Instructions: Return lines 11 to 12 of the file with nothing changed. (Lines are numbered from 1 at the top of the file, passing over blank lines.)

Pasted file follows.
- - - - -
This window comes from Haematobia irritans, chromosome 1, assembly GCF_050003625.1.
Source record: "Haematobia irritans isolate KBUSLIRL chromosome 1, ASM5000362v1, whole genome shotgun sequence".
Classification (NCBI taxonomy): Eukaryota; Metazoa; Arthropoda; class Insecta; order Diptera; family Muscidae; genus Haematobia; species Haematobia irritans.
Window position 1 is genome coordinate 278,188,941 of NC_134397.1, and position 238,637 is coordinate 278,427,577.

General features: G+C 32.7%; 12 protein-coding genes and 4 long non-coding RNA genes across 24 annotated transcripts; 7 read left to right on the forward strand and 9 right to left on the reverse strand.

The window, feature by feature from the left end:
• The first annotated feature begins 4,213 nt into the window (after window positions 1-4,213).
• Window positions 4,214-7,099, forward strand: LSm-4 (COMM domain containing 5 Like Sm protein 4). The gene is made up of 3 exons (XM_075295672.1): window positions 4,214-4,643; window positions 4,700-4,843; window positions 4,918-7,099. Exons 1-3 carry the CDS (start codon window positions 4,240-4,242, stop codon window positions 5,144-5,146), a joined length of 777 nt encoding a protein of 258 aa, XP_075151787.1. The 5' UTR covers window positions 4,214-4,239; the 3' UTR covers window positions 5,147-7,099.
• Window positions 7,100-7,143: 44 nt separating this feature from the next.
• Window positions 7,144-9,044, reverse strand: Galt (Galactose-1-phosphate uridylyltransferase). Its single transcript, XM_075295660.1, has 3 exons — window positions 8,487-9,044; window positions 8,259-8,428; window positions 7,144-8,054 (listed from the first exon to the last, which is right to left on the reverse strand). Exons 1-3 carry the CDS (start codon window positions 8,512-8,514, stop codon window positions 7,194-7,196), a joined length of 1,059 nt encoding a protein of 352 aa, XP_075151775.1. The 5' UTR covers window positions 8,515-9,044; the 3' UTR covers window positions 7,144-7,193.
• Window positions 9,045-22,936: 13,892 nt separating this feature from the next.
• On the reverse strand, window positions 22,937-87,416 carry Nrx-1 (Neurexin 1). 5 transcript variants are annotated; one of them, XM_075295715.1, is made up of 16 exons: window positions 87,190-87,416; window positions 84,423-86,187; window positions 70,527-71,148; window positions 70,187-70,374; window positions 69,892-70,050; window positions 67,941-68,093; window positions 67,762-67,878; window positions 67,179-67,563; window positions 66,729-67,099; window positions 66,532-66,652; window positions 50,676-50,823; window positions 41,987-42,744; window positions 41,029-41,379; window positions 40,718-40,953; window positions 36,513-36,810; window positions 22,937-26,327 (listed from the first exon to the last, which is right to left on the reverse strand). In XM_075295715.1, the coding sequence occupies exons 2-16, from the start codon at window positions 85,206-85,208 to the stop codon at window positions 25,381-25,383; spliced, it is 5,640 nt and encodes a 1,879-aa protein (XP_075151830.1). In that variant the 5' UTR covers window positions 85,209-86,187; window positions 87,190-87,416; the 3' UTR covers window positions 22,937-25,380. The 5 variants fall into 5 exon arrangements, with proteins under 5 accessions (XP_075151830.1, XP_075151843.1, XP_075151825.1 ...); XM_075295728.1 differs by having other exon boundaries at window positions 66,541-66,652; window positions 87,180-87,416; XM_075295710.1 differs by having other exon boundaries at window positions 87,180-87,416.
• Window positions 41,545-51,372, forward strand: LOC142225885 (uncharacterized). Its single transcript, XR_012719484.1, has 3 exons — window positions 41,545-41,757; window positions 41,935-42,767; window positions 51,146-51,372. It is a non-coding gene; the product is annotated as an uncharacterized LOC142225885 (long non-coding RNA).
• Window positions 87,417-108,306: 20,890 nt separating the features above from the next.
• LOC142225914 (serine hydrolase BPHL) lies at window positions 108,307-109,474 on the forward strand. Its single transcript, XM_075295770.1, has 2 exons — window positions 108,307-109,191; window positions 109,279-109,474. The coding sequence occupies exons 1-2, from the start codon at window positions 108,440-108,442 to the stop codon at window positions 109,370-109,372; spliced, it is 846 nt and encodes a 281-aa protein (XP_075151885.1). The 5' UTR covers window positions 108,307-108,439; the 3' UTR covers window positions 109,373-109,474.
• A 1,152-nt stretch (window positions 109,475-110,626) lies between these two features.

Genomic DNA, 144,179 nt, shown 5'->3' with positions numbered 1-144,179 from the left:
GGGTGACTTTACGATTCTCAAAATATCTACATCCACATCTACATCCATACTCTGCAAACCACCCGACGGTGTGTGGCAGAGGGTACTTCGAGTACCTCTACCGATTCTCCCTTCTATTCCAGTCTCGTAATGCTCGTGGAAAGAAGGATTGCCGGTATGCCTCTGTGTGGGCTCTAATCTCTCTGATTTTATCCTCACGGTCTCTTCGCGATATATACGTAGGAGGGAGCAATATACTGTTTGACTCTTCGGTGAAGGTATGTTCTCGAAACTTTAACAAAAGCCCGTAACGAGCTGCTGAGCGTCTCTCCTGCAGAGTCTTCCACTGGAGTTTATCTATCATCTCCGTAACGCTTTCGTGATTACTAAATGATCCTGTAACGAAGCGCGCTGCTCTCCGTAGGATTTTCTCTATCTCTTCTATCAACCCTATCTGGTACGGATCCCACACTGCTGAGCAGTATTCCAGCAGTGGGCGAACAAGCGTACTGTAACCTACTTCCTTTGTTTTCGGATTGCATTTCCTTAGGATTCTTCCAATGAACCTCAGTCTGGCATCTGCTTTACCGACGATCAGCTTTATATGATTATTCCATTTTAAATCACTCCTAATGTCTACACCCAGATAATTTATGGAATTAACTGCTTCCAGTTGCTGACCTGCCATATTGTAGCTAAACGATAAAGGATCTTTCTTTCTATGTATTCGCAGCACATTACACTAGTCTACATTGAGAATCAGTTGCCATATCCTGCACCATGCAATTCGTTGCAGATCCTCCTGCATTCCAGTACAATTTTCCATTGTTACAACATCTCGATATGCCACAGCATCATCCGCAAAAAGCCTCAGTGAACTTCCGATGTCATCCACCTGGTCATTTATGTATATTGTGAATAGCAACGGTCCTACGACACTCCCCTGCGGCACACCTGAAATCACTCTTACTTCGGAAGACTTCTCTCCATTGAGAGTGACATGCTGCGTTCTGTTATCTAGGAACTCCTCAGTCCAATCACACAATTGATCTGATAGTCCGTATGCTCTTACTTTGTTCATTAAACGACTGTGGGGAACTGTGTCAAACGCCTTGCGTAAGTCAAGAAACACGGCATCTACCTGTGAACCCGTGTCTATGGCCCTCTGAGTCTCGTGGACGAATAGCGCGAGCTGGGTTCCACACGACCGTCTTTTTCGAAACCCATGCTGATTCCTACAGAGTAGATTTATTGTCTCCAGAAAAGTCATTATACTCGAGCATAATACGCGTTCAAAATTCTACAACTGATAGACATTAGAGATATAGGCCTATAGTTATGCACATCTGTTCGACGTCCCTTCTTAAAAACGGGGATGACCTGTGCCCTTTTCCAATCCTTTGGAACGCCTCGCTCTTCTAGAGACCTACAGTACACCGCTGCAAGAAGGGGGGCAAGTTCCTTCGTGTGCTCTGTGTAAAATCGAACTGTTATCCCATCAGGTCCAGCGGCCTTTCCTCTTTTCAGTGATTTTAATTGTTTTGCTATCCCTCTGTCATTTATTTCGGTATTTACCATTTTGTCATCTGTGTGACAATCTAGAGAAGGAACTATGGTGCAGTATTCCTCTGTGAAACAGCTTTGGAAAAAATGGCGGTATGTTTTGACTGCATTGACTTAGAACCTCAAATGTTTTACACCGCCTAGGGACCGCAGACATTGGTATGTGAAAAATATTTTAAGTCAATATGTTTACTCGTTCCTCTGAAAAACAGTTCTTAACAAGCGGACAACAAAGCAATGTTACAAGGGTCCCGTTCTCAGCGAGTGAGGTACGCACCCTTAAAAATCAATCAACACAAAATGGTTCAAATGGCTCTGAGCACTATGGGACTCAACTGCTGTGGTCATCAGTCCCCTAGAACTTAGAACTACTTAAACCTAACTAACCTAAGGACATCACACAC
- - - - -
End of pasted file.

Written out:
• Window positions 9,045-22,936: 13,892 nt separating this feature from the next.
• On the reverse strand, window positions 22,937-87,416 carry Nrx-1 (Neurexin 1). 5 transcript variants are annotated; one of them, XM_075295715.1, is made up of 16 exons: window positions 87,190-87,416; window positions 84,423-86,187; window positions 70,527-71,148; window positions 70,187-70,374; window positions 69,892-70,050; window positions 67,941-68,093; window positions 67,762-67,878; window positions 67,179-67,563; window positions 66,729-67,099; window positions 66,532-66,652; window positions 50,676-50,823; window positions 41,987-42,744; window positions 41,029-41,379; window positions 40,718-40,953; window positions 36,513-36,810; window positions 22,937-26,327 (listed from the first exon to the last, which is right to left on the reverse strand). In XM_075295715.1, the coding sequence occupies exons 2-16, from the start codon at window positions 85,206-85,208 to the stop codon at window positions 25,381-25,383; spliced, it is 5,640 nt and encodes a 1,879-aa protein (XP_075151830.1). In that variant the 5' UTR covers window positions 85,209-86,187; window positions 87,190-87,416; the 3' UTR covers window positions 22,937-25,380. The 5 variants fall into 5 exon arrangements, with proteins under 5 accessions (XP_075151830.1, XP_075151843.1, XP_075151825.1 ...); XM_075295728.1 differs by having other exon boundaries at window positions 66,541-66,652; window positions 87,180-87,416; XM_075295710.1 differs by having other exon boundaries at window positions 87,180-87,416.